Poetry Review: “The Negro Speaks of Rivers” by Langston Hughes

Langston_HughesI first read Langston Hughes’s “The Negro Speaks of Rivers” in 1981 when I was living in Chicago. It was part of a volume of Hughes’s poetry that I bought in a used bookstore that was just north of the Loop near an Irish bar that I used to frequent. In my mind now they were right across the street from one another, the bar and the bookstore… but I suspect that time has minimized distances. They may very well have been blocks apart.

It was a place I went to often to spend the afternoon with coffee or Guinness depending on my mood. I usually sat in a booth off the bar and read, most often Yeats or theology. The day I bought the Hughes volume and started reading it the bartender asked what I was reading. He often asked about the books I was reading. I told him Langston Hughes.

“He isn’t Irish,” he said. “But I like the poem about rivers.”

I remember finding the poem in the table of contents and reading it. Later that evening when I was going to meet some friends, I remember walking along the river with the words of the poem stuck in my head. It has always been one of my favorites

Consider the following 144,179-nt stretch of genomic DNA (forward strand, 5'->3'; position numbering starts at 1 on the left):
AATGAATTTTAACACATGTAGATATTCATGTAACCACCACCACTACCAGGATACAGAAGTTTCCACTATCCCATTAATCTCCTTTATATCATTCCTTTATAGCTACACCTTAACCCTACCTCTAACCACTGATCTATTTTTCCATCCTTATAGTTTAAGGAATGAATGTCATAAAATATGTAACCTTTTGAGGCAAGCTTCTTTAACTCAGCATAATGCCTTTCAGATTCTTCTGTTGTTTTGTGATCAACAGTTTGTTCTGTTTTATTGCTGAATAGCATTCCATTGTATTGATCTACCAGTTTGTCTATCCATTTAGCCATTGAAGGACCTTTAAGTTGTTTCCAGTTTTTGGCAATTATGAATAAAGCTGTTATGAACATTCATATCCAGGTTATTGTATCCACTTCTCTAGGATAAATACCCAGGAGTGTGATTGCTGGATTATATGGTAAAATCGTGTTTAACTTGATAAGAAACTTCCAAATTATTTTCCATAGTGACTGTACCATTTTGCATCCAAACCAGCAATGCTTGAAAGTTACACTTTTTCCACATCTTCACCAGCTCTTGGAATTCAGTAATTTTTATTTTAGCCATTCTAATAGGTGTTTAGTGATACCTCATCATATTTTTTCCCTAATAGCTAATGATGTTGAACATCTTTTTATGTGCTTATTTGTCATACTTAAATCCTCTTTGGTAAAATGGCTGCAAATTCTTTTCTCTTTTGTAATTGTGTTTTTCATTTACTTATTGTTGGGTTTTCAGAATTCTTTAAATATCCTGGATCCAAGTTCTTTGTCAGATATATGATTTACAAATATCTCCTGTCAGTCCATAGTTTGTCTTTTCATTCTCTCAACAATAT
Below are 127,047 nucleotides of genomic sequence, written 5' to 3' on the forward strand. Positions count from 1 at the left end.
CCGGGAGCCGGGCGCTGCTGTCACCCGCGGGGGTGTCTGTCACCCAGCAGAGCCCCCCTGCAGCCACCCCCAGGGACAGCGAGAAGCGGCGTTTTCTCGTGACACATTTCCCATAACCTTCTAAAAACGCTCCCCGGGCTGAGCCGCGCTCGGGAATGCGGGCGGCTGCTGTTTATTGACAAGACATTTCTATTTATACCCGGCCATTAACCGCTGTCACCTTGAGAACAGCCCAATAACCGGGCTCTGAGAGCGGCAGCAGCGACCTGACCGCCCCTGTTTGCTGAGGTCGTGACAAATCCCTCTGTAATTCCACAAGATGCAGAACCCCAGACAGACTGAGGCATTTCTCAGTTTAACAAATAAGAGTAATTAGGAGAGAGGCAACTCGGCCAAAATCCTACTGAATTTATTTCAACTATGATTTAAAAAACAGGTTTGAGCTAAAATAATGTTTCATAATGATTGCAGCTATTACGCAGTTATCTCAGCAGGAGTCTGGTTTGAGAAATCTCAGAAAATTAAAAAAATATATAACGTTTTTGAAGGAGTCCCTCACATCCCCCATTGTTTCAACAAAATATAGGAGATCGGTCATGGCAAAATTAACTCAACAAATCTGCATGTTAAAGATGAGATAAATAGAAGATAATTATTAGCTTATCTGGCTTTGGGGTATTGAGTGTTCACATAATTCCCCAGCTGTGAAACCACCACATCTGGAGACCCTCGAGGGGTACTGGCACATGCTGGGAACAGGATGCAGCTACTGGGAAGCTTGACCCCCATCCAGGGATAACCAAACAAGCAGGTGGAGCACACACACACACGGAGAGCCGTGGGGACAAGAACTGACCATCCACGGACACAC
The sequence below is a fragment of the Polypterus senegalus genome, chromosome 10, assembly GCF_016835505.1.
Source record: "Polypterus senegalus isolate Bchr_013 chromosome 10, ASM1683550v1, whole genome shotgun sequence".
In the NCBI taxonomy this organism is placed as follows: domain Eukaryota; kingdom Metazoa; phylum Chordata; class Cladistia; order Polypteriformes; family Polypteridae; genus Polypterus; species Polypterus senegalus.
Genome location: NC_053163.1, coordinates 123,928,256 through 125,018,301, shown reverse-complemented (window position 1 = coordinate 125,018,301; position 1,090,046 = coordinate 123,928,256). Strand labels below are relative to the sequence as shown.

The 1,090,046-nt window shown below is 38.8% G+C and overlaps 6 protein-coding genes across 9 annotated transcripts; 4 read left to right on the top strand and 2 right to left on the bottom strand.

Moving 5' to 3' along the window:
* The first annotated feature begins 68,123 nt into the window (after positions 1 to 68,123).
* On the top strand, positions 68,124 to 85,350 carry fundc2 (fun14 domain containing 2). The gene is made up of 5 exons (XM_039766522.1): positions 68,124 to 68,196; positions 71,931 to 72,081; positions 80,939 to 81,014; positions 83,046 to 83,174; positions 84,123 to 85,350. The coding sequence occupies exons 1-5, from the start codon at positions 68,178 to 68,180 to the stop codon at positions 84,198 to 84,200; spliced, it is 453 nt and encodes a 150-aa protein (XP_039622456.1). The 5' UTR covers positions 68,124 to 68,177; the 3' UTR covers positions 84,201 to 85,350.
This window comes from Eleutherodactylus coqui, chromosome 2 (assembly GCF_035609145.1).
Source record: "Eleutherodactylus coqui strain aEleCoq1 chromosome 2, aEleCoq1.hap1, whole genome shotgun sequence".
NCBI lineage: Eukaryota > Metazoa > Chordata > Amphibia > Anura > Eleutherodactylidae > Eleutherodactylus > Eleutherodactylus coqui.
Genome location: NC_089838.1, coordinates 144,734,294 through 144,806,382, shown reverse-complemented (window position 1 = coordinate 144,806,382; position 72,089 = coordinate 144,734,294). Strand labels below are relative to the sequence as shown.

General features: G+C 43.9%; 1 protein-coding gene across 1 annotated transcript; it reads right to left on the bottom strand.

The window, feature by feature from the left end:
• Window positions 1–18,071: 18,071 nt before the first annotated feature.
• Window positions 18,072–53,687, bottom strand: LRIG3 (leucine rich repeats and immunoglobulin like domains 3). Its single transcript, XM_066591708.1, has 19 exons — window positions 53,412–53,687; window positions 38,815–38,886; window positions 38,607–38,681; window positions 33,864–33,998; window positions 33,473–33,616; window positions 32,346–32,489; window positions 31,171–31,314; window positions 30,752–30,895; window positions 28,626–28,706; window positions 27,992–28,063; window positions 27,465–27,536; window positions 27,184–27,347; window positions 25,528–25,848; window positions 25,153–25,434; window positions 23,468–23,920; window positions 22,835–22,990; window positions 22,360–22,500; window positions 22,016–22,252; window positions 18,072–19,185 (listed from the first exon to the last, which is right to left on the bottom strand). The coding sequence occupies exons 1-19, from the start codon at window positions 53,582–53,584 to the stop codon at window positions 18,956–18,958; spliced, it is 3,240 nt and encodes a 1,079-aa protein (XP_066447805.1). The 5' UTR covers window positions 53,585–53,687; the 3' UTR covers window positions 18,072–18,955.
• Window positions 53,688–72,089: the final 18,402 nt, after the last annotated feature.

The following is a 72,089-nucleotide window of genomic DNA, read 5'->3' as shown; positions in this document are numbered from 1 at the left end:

In a week when there has been much talk about the use of another word that starts with the letter nin a famous book about a river, Langston Hughes’s “The Negro Speaks of Rivers” has come to my mind many times.

Read the poem once or twice yourself. Then listen to a clip of Hughes reading this poem: click here.


The Negro Speaks of Rivers

I’ve known rivers:
I’ve known rivers ancient as the world and older than the
flow of human blood in human veins.

My soul has grown deep like the rivers.

I bathed in the Euphrates when dawns were young.
I built my hut near the Congo and it lulled me to sleep.
I looked upon the Nile and raised the pyramids above it.
I heard the singing of the Mississippi when Abe Lincoln
went down to New Orleans, and I’ve seen its muddy
bosom turn all golden in the sunset.

I’ve known rivers:
Ancient, dusky rivers.

My soul has grown deep like the rivers.

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